Annals of Operations Research

, Volume 251, Issue 1–2, pp 301–324

Fuzzy approach to decision analysis with multiple criteria and uncertainty in health technology assessment

Article

Abstract

Decision making in health technology assessment (HTA) involves multiple criteria (clinical outcomes vs. cost) and risk (criteria measured with estimation error). A survey conducted among Polish HTA experts shows that opinions how to trade off health against money should be treated as fuzzy. We propose an approach that allows to introduce fuzziness into decision making process in HTA. Specifically, in the paper we (i) define a fuzzy preference relation between health technologies using an axiomatic approach; (ii) link it to the fuzzy willingness-to-pay and willingness-to-accept notions and show the survey results in Poland eliciting these; (iii) incorportate uncertainty additionally to fuzziness and define two concepts to support decision making: fuzzy expected net benefit and fuzzy expected acceptability (the counterparts of expected net benefit and cost-effectiveness acceptability curves, CEACs, often used in HTA). Illustrative examples show that our fuzzy approach may remove some problems with other methods (CEACs possibly being non-monotonic) and better illustrate the amount of uncertainty present in the decision problem. Our framework can be used in other multiple criteria decision problems under risk where trade-off coefficients between criteria are subjectively chosen.

Keywords

Multiple criteria decision making Fuzzy preferences  Uncertainty  Health technology assessment Willingness to pay Preference elicitation 

References

  1. Arrow, K. (1963). Uncertainty and the welfare economics of medical care. The American Economic Review, 53(5), 141–149.Google Scholar
  2. Arrow, K., & Lind, R. (1970). Uncertainty and the evaluation of public intervention decisions. The American Economic Review, 60, 364–378.Google Scholar
  3. Billingsley, P. (1999). Convergence of probability measures (2nd ed.). New York: Wiley.CrossRefGoogle Scholar
  4. Black, W. (1990). The CE Plane: A graphic representation of cost-effectiveness. Medical Decision Making, 10, 212–214.CrossRefGoogle Scholar
  5. Bleichrodt, H., Wakker, P., & Johannesson, M. (1997). Characterizing QALYs by risk neutrality. Journal of Risk and Uncertainty, 15, 107–114.CrossRefGoogle Scholar
  6. Briggs, A., Claxton, K., & Sculpher, M. (2006). Decision modelling for health economic evaluation. Oxford: Oxford University Press.Google Scholar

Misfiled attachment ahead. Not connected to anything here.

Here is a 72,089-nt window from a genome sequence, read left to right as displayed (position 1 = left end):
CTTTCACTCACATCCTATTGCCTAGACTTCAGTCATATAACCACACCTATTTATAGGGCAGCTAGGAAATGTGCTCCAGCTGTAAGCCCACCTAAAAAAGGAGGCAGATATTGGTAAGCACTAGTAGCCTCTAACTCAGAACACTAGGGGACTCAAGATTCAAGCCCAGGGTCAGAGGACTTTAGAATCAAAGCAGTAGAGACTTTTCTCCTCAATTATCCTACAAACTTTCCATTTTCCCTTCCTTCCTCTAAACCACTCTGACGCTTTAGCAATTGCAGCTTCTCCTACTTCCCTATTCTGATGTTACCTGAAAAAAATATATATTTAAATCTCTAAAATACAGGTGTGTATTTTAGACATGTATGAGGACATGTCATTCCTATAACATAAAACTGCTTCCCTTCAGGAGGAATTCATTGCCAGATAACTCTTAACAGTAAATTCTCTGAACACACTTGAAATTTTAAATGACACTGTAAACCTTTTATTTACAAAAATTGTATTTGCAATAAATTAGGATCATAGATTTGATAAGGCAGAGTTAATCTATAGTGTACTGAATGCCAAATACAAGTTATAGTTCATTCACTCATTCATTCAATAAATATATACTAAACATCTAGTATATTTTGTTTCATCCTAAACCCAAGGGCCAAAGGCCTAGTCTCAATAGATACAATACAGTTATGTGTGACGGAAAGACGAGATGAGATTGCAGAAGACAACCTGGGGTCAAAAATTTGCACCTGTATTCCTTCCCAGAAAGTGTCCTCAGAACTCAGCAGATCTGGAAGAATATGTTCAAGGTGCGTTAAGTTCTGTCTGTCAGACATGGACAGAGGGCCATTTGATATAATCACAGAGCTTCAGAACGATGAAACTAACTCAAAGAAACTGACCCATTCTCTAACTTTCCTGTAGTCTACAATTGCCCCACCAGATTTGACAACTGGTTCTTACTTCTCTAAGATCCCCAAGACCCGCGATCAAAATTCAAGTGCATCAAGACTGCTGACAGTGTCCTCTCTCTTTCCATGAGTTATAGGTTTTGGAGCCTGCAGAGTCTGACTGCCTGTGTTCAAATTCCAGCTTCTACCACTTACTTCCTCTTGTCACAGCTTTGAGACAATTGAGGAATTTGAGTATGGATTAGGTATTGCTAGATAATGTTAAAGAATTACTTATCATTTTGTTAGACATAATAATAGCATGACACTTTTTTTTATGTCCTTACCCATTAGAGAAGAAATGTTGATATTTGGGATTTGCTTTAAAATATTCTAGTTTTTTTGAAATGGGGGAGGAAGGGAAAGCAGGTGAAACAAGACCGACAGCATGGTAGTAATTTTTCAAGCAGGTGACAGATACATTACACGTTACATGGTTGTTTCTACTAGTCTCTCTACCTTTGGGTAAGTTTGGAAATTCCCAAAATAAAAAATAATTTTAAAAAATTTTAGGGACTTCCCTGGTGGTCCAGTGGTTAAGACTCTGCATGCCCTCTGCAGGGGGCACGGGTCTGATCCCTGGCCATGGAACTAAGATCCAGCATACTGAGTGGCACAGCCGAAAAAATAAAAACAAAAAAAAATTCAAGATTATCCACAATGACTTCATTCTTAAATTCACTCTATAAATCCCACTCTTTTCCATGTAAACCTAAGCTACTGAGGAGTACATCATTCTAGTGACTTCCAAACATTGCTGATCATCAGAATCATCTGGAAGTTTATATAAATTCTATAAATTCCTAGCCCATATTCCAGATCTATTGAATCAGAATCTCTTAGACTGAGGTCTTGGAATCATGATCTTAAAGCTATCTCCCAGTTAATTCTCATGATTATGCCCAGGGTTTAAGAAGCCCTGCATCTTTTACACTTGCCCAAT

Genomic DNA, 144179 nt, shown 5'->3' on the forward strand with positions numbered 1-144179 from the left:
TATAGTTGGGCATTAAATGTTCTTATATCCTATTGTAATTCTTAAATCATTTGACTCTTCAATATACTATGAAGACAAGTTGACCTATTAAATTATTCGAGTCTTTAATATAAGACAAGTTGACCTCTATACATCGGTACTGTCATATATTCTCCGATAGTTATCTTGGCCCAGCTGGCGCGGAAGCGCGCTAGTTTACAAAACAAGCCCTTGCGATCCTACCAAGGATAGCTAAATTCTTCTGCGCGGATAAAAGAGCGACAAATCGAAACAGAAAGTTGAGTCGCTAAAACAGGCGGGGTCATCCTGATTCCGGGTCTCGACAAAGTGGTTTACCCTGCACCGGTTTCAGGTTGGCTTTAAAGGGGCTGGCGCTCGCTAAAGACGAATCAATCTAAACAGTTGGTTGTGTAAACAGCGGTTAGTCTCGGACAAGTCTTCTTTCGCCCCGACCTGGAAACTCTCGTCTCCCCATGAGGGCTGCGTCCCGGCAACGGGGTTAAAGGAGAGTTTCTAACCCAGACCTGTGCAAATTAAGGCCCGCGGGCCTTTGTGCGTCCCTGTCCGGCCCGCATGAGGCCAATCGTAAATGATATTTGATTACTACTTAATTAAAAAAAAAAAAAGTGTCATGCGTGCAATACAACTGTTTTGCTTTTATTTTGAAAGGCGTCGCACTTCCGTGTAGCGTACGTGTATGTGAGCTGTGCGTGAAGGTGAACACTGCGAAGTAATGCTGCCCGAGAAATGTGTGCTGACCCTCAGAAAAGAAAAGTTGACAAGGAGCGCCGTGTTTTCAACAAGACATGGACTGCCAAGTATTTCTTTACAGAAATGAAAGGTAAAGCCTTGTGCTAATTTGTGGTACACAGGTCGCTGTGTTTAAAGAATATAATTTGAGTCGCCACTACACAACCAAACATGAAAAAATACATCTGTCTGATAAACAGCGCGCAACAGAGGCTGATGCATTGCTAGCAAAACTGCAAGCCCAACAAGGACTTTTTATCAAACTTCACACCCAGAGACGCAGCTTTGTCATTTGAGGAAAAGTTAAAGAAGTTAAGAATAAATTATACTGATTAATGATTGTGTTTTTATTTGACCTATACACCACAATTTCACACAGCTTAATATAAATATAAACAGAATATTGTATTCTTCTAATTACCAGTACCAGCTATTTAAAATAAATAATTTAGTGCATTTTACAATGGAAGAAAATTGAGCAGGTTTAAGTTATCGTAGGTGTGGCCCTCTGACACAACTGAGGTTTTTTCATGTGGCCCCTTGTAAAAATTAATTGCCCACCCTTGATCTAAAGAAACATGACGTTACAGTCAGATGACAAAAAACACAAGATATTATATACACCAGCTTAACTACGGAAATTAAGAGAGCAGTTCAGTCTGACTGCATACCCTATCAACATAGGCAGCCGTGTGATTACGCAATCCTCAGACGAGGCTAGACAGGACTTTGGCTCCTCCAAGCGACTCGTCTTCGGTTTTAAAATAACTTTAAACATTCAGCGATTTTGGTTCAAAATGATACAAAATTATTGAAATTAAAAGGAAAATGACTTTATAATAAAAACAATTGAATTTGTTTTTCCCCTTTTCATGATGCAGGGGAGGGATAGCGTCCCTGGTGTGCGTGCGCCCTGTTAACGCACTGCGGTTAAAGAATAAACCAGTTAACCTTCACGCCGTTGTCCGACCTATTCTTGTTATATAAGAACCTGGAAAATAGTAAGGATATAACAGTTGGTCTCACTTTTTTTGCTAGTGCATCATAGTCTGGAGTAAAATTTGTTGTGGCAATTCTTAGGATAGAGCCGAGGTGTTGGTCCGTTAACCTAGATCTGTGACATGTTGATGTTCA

7. Briggs, A., & Fenn, P. (1998). Confidence intervals or surfaces? Uncertainty on the cost-effectiveness plane. Health Economics, 7(8), 723–740.CrossRefGoogle Scholar
  8. Briggs, A., Weinstein, M. C., Fenwick, E. A., Karnon, J., Sculpher, M. J., & Paltiel, A.D., on behalf of the ISPOR-SMDM Modeling Good Research Practices Task Force. (2012). Model parameter estimation and uncertainty analysis: A report of the ISPOR-SMDM Modeling Good Research Practices Task Force Working Group-6. Medical Decision Making, 32(5), 722–732.Google Scholar
  9. Claxton, K. (1999). The irrelevance of inference: A decision-making approach to the stochastic evaluation of health care technologies. Journal of Health Economics, 18(3), 341–364.CrossRefGoogle Scholar
  10. Devlin, N., & Parkin, D. (2004). Does NICE have a cost-effectiveness threshold and what other factors influence its decisions? A binary choice analysis. Health Economics, 13, 437–452.CrossRefGoogle Scholar
  11. Eckermann, S., & Willan, A. (2011). Presenting evidence and summary measures to best inform societal decisions when comparing multiple strategies. Pharmacoeconomics, 29(7), 563–577.Google Scholar
  12. Eichler, H. G., Kong, S., Gerth, W., Mavros, P., & Jönsson, B. (2004). Use of cost-effectiveness analysis in health-care resources allocation decision-making: How are cost-effectiveness thresholds expected to emerge? Value in Health, 7(5), 518–528.CrossRefGoogle Scholar
  13. Fenwick, E., Claxton, K., & Sculpher, M. (2001). Representing uncertainty: The role of cost-effectiveness acceptability curves. Health Economics, 10(8), 779–787.CrossRefGoogle Scholar
  14. Fenwick, E., O’Brien, B., & Briggs, A. (2004). Cost-effectiveness acceptability curves facts, fallacies and frequently asked questions. Health Economics, 13, 405–415.CrossRefGoogle Scholar